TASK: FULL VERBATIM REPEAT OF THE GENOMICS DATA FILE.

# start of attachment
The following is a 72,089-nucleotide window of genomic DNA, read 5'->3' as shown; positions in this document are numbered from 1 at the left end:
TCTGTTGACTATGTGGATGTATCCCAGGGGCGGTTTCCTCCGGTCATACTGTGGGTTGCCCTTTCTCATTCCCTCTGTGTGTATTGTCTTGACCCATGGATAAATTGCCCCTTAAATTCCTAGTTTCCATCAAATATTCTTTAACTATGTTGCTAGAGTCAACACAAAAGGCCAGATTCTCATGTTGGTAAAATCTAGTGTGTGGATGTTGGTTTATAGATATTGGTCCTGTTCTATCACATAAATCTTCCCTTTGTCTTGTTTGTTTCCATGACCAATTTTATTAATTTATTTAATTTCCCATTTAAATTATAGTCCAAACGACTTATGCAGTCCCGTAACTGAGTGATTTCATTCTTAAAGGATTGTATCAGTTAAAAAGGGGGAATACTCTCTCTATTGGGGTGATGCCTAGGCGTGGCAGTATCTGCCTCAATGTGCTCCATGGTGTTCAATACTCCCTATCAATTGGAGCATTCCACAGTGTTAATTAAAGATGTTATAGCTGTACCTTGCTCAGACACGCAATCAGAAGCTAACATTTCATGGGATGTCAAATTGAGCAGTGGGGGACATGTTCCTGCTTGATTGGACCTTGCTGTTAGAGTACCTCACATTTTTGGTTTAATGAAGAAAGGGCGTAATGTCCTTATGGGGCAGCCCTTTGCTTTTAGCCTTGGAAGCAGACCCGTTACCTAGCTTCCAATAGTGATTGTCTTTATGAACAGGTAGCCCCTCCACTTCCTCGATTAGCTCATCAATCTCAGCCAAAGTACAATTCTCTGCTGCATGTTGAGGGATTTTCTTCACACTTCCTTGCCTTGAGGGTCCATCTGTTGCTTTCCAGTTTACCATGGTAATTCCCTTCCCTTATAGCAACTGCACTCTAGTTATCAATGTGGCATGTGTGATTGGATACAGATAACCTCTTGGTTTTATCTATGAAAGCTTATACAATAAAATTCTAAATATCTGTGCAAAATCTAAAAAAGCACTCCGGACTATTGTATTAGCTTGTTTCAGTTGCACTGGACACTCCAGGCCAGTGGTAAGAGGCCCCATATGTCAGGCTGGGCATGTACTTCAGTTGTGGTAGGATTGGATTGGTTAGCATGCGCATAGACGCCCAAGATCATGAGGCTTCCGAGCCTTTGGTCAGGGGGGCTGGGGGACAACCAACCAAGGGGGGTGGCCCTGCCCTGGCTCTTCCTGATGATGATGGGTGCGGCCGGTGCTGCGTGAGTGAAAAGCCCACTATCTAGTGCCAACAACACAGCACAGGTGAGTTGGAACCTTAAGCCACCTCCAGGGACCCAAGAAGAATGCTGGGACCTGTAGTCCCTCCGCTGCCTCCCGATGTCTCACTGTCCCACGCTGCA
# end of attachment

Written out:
The following is a 72,089-nucleotide window of genomic DNA, read 5'->3' as shown; positions in this document are numbered from 1 at the left end:
TCTGTTGACTATGTGGATGTATCCCAGGGGCGGTTTCCTCCGGTCATACTGTGGGTTGCCCTTTCTCATTCCCTCTGTGTGTATTGTCTTGACCCATGGATAAATTGCCCCTTAAATTCCTAGTTTCCATCAAATATTCTTTAACTATGTTGCTAGAGTCAACACAAAAGGCCAGATTCTCATGTTGGTAAAATCTAGTGTGTGGATGTTGGTTTATAGATATTGGTCCTGTTCTATCACATAAATCTTCCCTTTGTCTTGTTTGTTTCCATGACCAATTTTATTAATTTATTTAATTTCCCATTTAAATTATAGTCCAAACGACTTATGCAGTCCCGTAACTGAGTGATTTCATTCTTAAAGGATTGTATCAGTTAAAAAGGGGGAATACTCTCTCTATTGGGGTGATGCCTAGGCGTGGCAGTATCTGCCTCAATGTGCTCCATGGTGTTCAATACTCCCTATCAATTGGAGCATTCCACAGTGTTAATTAAAGATGTTATAGCTGTACCTTGCTCAGACACGCAATCAGAAGCTAACATTTCATGGGATGTCAAATTGAGCAGTGGGGGACATGTTCCTGCTTGATTGGACCTTGCTGTTAGAGTACCTCACATTTTTGGTTTAATGAAGAAAGGGCGTAATGTCCTTATGGGGCAGCCCTTTGCTTTTAGCCTTGGAAGCAGACCCGTTACCTAGCTTCCAATAGTGATTGTCTTTATGAACAGGTAGCCCCTCCACTTCCTCGATTAGCTCATCAATCTCAGCCAAAGTACAATTCTCTGCTGCATGTTGAGGGATTTTCTTCACACTTCCTTGCCTTGAGGGTCCATCTGTTGCTTTCCAGTTTACCATGGTAATTCCCTTCCCTTATAGCAACTGCACTCTAGTTATCAATGTGGCATGTGTGATTGGATACAGATAACCTCTTGGTTTTATCTATGAAAGCTTATACAATAAAATTCTAAATATCTGTGCAAAATCTAAAAAAGCACTCCGGACTATTGTATTAGCTTGTTTCAGTTGCACTGGACACTCCAGGCCAGTGGTAAGAGGCCCCATATGTCAGGCTGGGCATGTACTTCAGTTGTGGTAGGATTGGATTGGTTAGCATGCGCATAGACGCCCAAGATCATGAGGCTTCCGAGCCTTTGGTCAGGGGGGCTGGGGGACAACCAACCAAGGGGGGTGGCCCTGCCCTGGCTCTTCCTGATGATGATGGGTGCGGCCGGTGCTGCGTGAGTGAAAAGCCCACTATCTAGTGCCAACAACACAGCACAGGTGAGTTGGAACCTTAAGCCACCTCCAGGGACCCAAGAAGAATGCTGGGACCTGTAGTCCCTCCGCTGCCTCCCGATGTCTCACTGTCCCACGCTGCA